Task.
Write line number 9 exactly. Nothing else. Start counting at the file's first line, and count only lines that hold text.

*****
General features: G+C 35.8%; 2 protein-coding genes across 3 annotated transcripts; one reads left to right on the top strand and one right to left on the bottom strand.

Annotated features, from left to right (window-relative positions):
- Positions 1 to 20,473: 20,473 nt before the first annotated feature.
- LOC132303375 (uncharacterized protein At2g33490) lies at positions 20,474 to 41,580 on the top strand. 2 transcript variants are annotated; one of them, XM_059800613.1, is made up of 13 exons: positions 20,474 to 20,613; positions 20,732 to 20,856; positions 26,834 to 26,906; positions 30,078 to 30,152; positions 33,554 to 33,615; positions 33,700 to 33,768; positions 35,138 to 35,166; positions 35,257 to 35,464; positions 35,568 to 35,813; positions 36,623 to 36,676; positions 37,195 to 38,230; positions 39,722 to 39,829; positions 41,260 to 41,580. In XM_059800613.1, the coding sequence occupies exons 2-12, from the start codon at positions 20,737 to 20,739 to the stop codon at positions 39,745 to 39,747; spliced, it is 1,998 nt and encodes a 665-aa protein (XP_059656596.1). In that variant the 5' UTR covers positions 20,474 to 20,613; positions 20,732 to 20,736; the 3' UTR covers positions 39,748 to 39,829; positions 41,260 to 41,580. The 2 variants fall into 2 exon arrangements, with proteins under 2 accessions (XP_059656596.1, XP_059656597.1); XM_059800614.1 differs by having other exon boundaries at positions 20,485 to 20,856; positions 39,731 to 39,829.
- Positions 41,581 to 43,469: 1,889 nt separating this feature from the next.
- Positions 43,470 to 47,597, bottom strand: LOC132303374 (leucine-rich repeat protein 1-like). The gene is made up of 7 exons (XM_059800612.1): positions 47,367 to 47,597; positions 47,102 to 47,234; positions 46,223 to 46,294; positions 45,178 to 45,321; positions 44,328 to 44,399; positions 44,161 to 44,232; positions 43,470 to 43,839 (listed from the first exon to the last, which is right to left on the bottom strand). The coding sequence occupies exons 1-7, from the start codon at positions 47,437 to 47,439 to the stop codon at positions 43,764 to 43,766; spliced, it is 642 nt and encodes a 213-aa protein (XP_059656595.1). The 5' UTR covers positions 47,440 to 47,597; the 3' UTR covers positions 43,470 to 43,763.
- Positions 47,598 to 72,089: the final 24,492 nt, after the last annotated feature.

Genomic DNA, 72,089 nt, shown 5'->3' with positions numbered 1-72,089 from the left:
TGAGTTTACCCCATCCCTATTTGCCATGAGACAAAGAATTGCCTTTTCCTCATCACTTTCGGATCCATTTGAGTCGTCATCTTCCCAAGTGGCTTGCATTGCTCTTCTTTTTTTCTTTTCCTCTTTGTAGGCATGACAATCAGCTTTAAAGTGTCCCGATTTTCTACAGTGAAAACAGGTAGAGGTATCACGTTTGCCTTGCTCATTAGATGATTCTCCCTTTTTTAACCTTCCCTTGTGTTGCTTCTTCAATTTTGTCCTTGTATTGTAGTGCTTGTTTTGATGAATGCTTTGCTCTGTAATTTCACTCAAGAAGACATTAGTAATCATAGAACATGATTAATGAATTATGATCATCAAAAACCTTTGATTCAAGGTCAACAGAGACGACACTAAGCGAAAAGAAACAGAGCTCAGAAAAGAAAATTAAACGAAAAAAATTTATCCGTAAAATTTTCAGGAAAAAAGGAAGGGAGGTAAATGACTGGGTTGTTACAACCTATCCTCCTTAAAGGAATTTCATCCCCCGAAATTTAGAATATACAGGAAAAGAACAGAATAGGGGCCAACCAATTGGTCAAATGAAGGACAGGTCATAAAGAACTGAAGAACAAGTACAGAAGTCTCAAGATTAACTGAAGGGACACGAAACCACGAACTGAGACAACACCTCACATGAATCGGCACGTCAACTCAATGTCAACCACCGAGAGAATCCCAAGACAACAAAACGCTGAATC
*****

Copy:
TGAGTTTACCCCATCCCTATTTGCCATGAGACAAAGAATTGCCTTTTCCTCATCACTTTCGGATCCATTTGAGTCGTCATCTTCCCAAGTGGCTTGCATTGCTCTTCTTTTTTTCTTTTCCTCTTTGTAGGCATGACAATCAGCTTTAAAGTGTCCCGATTTTCTACAGTGAAAACAGGTAGAGGTATCACGTTTGCCTTGCTCATTAGATGATTCTCCCTTTTTTAACCTTCCCTTGTGTTGCTTCTTCAATTTTGTCCTTGTATTGTAGTGCTTGTTTTGATGAATGCTTTGCTCTGTAATTTCACTCAAGAAGACATTAGTAATCATAGAACATGATTAATGAATTATGATCATCAAAAACCTTTGATTCAAGGTCAACAGAGACGACACTAAGCGAAAAGAAACAGAGCTCAGAAAAGAAAATTAAACGAAAAAAATTTATCCGTAAAATTTTCAGGAAAAAAGGAAGGGAGGTAAATGACTGGGTTGTTACAACCTATCCTCCTTAAAGGAATTTCATCCCCCGAAATTTAGAATATACAGGAAAAGAACAGAATAGGGGCCAACCAATTGGTCAAATGAAGGACAGGTCATAAAGAACTGAAGAACAAGTACAGAAGTCTCAAGATTAACTGAAGGGACACGAAACCACGAACTGAGACAACACCTCACATGAATCGGCACGTCAACTCAATGTCAACCACCGAGAGAATCCCAAGACAACAAAACGCTGAATC